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Doctor insights on: Tardive Dyskinesia

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Dr. James Dukelow
75 doctors shared insights

Tardive Dyskinesia (Overview)

Tardive dyskinesia is a side effect of antipsychotic medications and consists of repetitive, uncontrolled movements that typically affect the eyes, tongue, or lips.


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What leads to or causes tardive dyskinesia?

What leads to or causes tardive dyskinesia?

Tardive dyskinesia: Tardive dyskinesia is most often a side effect of the use of antipsychotic medications when weaned, but can occur during treatment. If recognized early it may be temporary if the medication is discontinued. The symptoms can result from an excessive amount of the brain chemical Dopamine or excessively sensitive receptors for Dopamine present on certain brain cells involved in movement. ...Read more

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Dr. James Dukelow
75 doctors shared insights

Tardive Dyskinesia (Overview)

Tardive dyskinesia is a side effect of antipsychotic medications and consists of repetitive, uncontrolled movements that typically affect the eyes, tongue, or lips.


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What can be done for the symptoms of tardive dyskinesia?

What can be done for the symptoms of tardive dyskinesia?

Tardive Dyskinesia: Patients are more likely to develop tardive dyskinesia when using psychotropic medications. SSRIs, stimulant medications and illegal drugs. Discontinuance of the offending agent is the most important treatment of TD. ...Read more

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Are there any signs that tells me that my tardive dyskinesia will be permanent or it will subside by time?

Are there any signs that tells me that my tardive dyskinesia will be permanent or it will subside by time?

Wait and see: Tardive dyskinesia is a term that implies a long term movement disorder. The term tardive means long lasting. However, if you remain off medication and follow good health habits, it may improve. Only time will tell. ...Read more

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What are the tests for tardive dyskinesia?

What are the tests for tardive dyskinesia?

History & Physical: The main diagnostic tests are careful observation by your doctor. Other tests such as thyroid, ceruoplasmin, MRI are to rule out other disorders. ...Read more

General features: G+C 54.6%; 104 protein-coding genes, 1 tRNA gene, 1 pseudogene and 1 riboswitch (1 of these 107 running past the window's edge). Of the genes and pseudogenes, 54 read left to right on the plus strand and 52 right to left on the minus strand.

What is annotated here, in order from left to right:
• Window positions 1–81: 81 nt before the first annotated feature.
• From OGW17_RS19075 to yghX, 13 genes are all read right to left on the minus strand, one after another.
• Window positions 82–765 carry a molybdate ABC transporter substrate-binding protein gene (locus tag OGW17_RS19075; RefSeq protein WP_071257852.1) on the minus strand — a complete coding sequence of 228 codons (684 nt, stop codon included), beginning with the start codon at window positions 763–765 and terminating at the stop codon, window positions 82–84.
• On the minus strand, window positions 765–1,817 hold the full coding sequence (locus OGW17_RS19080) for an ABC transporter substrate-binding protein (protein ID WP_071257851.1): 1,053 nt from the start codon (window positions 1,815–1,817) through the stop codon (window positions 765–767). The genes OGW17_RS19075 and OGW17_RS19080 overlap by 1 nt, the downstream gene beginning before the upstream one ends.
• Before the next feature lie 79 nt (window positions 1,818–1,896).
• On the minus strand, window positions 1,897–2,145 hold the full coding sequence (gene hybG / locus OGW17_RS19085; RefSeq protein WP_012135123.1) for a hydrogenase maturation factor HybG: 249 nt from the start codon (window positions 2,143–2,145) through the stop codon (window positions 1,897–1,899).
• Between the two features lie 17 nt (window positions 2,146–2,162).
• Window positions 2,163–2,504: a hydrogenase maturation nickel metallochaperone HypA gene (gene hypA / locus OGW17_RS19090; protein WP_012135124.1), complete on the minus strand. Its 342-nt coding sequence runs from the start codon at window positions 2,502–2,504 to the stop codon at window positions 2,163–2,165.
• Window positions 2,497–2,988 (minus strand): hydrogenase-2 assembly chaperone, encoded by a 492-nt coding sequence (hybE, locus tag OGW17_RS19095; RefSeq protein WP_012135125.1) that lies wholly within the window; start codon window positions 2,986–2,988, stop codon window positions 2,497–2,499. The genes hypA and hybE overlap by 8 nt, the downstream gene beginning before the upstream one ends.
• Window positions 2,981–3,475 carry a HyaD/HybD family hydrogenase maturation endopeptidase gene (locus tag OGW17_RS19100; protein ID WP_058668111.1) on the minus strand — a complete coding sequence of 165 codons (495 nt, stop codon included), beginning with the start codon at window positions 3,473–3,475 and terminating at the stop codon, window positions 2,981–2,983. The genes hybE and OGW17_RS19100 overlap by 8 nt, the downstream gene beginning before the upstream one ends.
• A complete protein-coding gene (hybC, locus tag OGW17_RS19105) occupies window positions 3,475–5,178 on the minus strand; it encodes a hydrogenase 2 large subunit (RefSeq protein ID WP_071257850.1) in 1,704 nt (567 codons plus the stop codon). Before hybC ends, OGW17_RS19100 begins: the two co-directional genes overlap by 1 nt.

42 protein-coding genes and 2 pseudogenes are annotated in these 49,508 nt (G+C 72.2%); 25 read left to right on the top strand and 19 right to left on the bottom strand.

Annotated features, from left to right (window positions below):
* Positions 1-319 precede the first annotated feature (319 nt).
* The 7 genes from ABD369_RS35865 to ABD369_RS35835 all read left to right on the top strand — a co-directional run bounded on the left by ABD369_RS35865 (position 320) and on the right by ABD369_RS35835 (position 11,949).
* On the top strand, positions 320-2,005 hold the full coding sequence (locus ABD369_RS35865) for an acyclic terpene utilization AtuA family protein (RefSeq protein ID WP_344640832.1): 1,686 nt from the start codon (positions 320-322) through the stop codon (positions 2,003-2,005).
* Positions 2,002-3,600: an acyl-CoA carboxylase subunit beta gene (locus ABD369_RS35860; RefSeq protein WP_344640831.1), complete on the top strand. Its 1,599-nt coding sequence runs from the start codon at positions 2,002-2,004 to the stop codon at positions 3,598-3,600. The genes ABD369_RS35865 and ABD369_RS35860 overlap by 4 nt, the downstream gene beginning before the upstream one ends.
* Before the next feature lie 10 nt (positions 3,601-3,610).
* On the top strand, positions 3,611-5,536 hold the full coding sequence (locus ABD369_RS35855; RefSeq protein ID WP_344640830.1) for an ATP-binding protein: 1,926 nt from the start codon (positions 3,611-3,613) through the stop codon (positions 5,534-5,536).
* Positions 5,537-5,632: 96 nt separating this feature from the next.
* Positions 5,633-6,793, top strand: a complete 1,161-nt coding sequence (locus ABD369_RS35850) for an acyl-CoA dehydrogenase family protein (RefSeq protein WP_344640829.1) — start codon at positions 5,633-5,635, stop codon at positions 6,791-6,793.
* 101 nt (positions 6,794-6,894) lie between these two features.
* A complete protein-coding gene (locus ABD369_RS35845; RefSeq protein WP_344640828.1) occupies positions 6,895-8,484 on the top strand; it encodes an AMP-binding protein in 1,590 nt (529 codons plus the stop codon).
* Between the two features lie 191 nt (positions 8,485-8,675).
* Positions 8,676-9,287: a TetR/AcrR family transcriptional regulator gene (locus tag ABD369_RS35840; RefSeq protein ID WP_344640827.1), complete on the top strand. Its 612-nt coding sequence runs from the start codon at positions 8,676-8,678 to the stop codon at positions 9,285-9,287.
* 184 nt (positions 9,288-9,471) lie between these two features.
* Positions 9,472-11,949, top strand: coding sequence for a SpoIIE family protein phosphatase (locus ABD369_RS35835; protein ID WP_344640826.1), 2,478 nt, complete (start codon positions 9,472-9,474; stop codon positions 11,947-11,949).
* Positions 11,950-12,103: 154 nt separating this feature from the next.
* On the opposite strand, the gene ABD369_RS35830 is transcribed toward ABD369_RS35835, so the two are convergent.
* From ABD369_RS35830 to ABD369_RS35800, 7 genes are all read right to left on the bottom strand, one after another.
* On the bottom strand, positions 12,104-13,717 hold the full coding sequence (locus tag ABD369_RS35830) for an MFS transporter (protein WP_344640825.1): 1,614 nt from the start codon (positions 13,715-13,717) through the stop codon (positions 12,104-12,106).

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Is having a dbs implanted a good treatment for tardive dyskinesia?

It can be: There is increasing evidence (mostly out of Europe) that DBS can help many people with tardive dyskinesia. Unfortunately, this is currently an off-label use for DBS in the USA and hence you will need to speak to someone about entering an active research study on the subject underway in the US. ...Read more

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Are there any treatments/therapy to help with eating difficulty due to tardive dyskinesia.

Tardive dyskinesia: Is treated with either Benadryl (diphenhydramine) or Cogentin by the physician who prescribed the neuroleptic medication. The physician will certainly want to know about this side effect to be able to monitor response to medication & make decisions about changing the neuroleptic depending on the response. ...Read more

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Could surgery help to cure my tardive dyskinesia?

Not FDA approved: There is increasing evidence that deep brain stimulation targeting the globus pallidus is effective for tardive disorders but this is not officially an fda approved indication. If it is disabling, you can consult a functional neurosurgeon. ...Read more

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What can prevent tardive dyskinesia?

Unknown: There are no definite way to prevent it. Careful selection of psychotropic medicine may help. ...Read more

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Do antipsychotic drugs often cause tardive dyskinesia?

Yes: The older antipsychotics such as thorazine, mellaril, stelazine, haloperidol, turned out to be at high risk in causing tardive dyskinesia. The newer agents such as risperdal, seroquil, geodon, (ziprasidone) have a substantially lower risk but still possible in some patients. ...Read more

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Is there an increased risk of tardive dyskinesia with quetiapine?

Is there an increased risk of tardive dyskinesia with quetiapine?

Yes and no: All anytipsychotic medications carry the risk of tardive dyskinesa if used at high enough doses for long periods of time. However, queitapine is a type of antipsychotic with a lower risk of tardive dyskinesia, and is therefore preferred over some of the others, such as haloperidol. ...Read more

Dr. John Landi
151 doctors shared insights

Dyskinesia (Definition)

Dyskinesia is a symptom in which a person has trouble controlling his movements to make them smooth, coordinated motions. Dyskinesia can appear as repetitive motions, rough movements, jerky movements, etc. Tardive dyskinesia (TD) may occur as ...Read more